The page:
Many of these issues are self-inflicted.
Many of these issues are self-inflicted. (Flickr )

I read recently that thousands of churches close their doors every year. Who knows how many others are on life support? We live in a time when churches need revitalization and renewal. The eternal destiny of people depends on the faithful witness of local churches.

As I think about churches dying, I'm reminded there are certain poisons that are causes of death. I call them poisons because they are deadly, but they avoidable. The churches that die from them do so by their own hand.

Here are 10 poisons that will kill any church:

1. Performance without participation. Like concerts, movies and athletic events, much of our worship has become spectator-oriented. A handful of well-trained—perhaps paid—musicians perform for the masses. Too often, we enjoy entertainment without experiencing engagement.

2. Information without inspiration. With advancement in technology and a multitude of media sources, we are drowning in information. Clearly, this phenomenon has spilled over into the church. Sermons, conferences, seminars and Bibles studies are good, but some have sat and soaked so long that they've soured.

3. Mirrors without windows. Too many churches stare at themselves in the mirror, primping and preparing for the home town fans. Instead, we should be peering out windows, looking for local needs and global opportunities.

4. Attachment without commitment. Those who used to attend two or three times a month are now coming once or twice. Most people I run across claim an affiliation with a congregation, yet too many lack affection for its mission. They want to be included on the roll without taking a role.

5. Ritual without spontaneity. When a young man was asked why he didn't go to church, he replied, "I've been." Church services are too often boring, irrelevant and predictable. We speak a different language on Sunday than the rest of the week. We're saying the same things, singing the same songs, and voicing the same prayers.

6. Prosperity without generosity. Most congregants are employed and making decent money, yet this good fortune isn't spilling over into the offering plate. Tithers are dying and tippers are taking their place. "Donations are on course to drop by 70 percent within 25 to 30 years—due to the deaths of the most generous generations," says John Dickerson in The Great Evangelical Recession.                       

7. Addition without reproduction. Much of what we call church growth is actually sheep swapping. We play musical pews, as Christians hop from church to church. Some churches may be adding to their membership, yet how many of these constitute a net gain for the kingdom?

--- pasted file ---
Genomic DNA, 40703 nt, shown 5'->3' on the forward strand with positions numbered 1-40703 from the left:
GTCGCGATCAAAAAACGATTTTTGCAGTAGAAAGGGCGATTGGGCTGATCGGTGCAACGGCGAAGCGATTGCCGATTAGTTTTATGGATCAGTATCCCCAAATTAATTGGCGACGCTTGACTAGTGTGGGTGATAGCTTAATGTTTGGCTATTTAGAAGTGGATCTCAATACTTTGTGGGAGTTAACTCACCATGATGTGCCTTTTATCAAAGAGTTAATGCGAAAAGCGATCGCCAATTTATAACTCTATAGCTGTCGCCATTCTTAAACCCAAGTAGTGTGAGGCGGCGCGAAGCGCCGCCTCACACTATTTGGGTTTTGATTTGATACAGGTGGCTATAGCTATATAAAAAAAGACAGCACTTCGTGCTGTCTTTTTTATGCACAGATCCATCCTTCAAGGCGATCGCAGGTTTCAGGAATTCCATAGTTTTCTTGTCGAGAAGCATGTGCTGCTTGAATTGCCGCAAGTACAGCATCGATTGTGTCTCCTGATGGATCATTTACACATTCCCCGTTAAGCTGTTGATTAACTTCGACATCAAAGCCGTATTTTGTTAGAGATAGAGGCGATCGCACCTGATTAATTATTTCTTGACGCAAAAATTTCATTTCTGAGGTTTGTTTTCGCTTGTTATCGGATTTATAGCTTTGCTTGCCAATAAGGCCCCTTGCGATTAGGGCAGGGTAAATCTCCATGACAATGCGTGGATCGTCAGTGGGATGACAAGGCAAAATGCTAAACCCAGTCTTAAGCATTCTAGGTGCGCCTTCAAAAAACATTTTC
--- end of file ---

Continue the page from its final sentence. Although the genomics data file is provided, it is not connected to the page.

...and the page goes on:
8. Birth without growth. It's wonderful when the nursery is full of newborns, yet not so good when they make up a sizable portion of the congregation each Sunday. If your first grade child or grandchild made an A on a test of one-digit addition and subtraction problems, you'd beam with pride. However, would you feel the same way if your high school calculus student aced that same set of problems?

9. Membership without conversion. According to Christian author and researcher George Barna "half of all adults who attend Protestant churches on a typical Sunday morning are not Christian." Having spent 14 years as an unsaved church member, I'm especially sensitive to this sad situation. A name on the church roll doesn't forward to the Lamb's book of life.

10. Duty without love. Too many 21st century congregations are modeling the first century church at Ephesus (Rev 2:1-7). Calendars are full but hearts are empty. Love for Jesus, fellow saints and one another is growing cold in these later days (Matt. 24:12).

I wish I had simple solutions to these critical issues. It'll take widespread revival to reverse these trends. In the meantime, while we pray for and anticipate such a move from God, we can strive to make sure the people we shepherd and churches we serve buck the trend.

Are there other poisons you've seen kill churches? If so, mention them in the comments.

Todd Gaddis has been a pastor since 1990 and currently serves at First Baptist LaFayette, Georgia. In addition to 11 books, he has written for Focus on the Family, Leadership, Pray, War Cry, and numerous LifeWay publications.

For the original article, visit lifeway.com/pastors.

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